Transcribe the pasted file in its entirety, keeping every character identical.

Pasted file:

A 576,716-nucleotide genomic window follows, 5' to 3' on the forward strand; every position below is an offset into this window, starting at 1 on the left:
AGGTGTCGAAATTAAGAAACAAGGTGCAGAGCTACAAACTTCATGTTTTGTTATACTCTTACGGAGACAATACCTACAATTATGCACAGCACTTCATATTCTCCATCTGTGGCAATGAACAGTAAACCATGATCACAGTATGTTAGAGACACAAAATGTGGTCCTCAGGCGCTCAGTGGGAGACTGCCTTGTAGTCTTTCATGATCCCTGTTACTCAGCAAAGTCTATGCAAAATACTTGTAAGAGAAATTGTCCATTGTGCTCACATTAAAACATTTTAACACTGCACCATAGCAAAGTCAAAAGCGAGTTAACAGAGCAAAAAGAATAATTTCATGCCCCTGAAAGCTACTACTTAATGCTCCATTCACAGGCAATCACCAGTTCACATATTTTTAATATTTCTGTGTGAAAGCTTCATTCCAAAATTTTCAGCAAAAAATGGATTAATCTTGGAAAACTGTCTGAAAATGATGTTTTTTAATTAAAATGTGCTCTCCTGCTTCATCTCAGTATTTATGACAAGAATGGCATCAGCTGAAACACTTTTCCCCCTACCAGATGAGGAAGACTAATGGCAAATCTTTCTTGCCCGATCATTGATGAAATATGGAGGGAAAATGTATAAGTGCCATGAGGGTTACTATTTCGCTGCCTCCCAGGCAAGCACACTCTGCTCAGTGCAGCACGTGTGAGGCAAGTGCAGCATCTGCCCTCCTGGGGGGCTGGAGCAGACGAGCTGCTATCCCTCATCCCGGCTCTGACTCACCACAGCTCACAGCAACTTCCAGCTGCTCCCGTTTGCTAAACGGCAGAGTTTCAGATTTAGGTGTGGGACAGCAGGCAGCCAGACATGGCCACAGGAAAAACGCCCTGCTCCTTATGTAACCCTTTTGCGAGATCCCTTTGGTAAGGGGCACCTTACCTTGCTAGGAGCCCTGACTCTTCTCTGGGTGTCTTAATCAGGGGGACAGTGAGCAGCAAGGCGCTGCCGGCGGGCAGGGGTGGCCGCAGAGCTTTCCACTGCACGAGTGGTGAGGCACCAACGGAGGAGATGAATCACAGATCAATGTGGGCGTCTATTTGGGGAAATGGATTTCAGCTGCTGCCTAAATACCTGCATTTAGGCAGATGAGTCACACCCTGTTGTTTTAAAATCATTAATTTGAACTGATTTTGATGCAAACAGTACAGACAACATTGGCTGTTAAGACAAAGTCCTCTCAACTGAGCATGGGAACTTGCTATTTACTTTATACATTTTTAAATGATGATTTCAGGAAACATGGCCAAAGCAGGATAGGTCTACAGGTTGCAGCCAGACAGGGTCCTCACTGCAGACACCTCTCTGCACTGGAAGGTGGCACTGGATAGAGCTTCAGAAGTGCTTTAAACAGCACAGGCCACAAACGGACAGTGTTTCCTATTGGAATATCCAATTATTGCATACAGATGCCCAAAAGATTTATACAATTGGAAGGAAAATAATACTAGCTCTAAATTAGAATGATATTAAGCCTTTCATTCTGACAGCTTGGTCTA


A 576,716-nucleotide genomic window follows, 5' to 3' on the forward strand; every position below is an offset into this window, starting at 1 on the left:
AGGTGTCGAAATTAAGAAACAAGGTGCAGAGCTACAAACTTCATGTTTTGTTATACTCTTACGGAGACAATACCTACAATTATGCACAGCACTTCATATTCTCCATCTGTGGCAATGAACAGTAAACCATGATCACAGTATGTTAGAGACACAAAATGTGGTCCTCAGGCGCTCAGTGGGAGACTGCCTTGTAGTCTTTCATGATCCCTGTTACTCAGCAAAGTCTATGCAAAATACTTGTAAGAGAAATTGTCCATTGTGCTCACATTAAAACATTTTAACACTGCACCATAGCAAAGTCAAAAGCGAGTTAACAGAGCAAAAAGAATAATTTCATGCCCCTGAAAGCTACTACTTAATGCTCCATTCACAGGCAATCACCAGTTCACATATTTTTAATATTTCTGTGTGAAAGCTTCATTCCAAAATTTTCAGCAAAAAATGGATTAATCTTGGAAAACTGTCTGAAAATGATGTTTTTTAATTAAAATGTGCTCTCCTGCTTCATCTCAGTATTTATGACAAGAATGGCATCAGCTGAAACACTTTTCCCCCTACCAGATGAGGAAGACTAATGGCAAATCTTTCTTGCCCGATCATTGATGAAATATGGAGGGAAAATGTATAAGTGCCATGAGGGTTACTATTTCGCTGCCTCCCAGGCAAGCACACTCTGCTCAGTGCAGCACGTGTGAGGCAAGTGCAGCATCTGCCCTCCTGGGGGGCTGGAGCAGACGAGCTGCTATCCCTCATCCCGGCTCTGACTCACCACAGCTCACAGCAACTTCCAGCTGCTCCCGTTTGCTAAACGGCAGAGTTTCAGATTTAGGTGTGGGACAGCAGGCAGCCAGACATGGCCACAGGAAAAACGCCCTGCTCCTTATGTAACCCTTTTGCGAGATCCCTTTGGTAAGGGGCACCTTACCTTGCTAGGAGCCCTGACTCTTCTCTGGGTGTCTTAATCAGGGGGACAGTGAGCAGCAAGGCGCTGCCGGCGGGCAGGGGTGGCCGCAGAGCTTTCCACTGCACGAGTGGTGAGGCACCAACGGAGGAGATGAATCACAGATCAATGTGGGCGTCTATTTGGGGAAATGGATTTCAGCTGCTGCCTAAATACCTGCATTTAGGCAGATGAGTCACACCCTGTTGTTTTAAAATCATTAATTTGAACTGATTTTGATGCAAACAGTACAGACAACATTGGCTGTTAAGACAAAGTCCTCTCAACTGAGCATGGGAACTTGCTATTTACTTTATACATTTTTAAATGATGATTTCAGGAAACATGGCCAAAGCAGGATAGGTCTACAGGTTGCAGCCAGACAGGGTCCTCACTGCAGACACCTCTCTGCACTGGAAGGTGGCACTGGATAGAGCTTCAGAAGTGCTTTAAACAGCACAGGCCACAAACGGACAGTGTTTCCTATTGGAATATCCAATTATTGCATACAGATGCCCAAAAGATTTATACAATTGGAAGGAAAATAATACTAGCTCTAAATTAGAATGATATTAAGCCTTTCATTCTGACAGCTTGGTCTA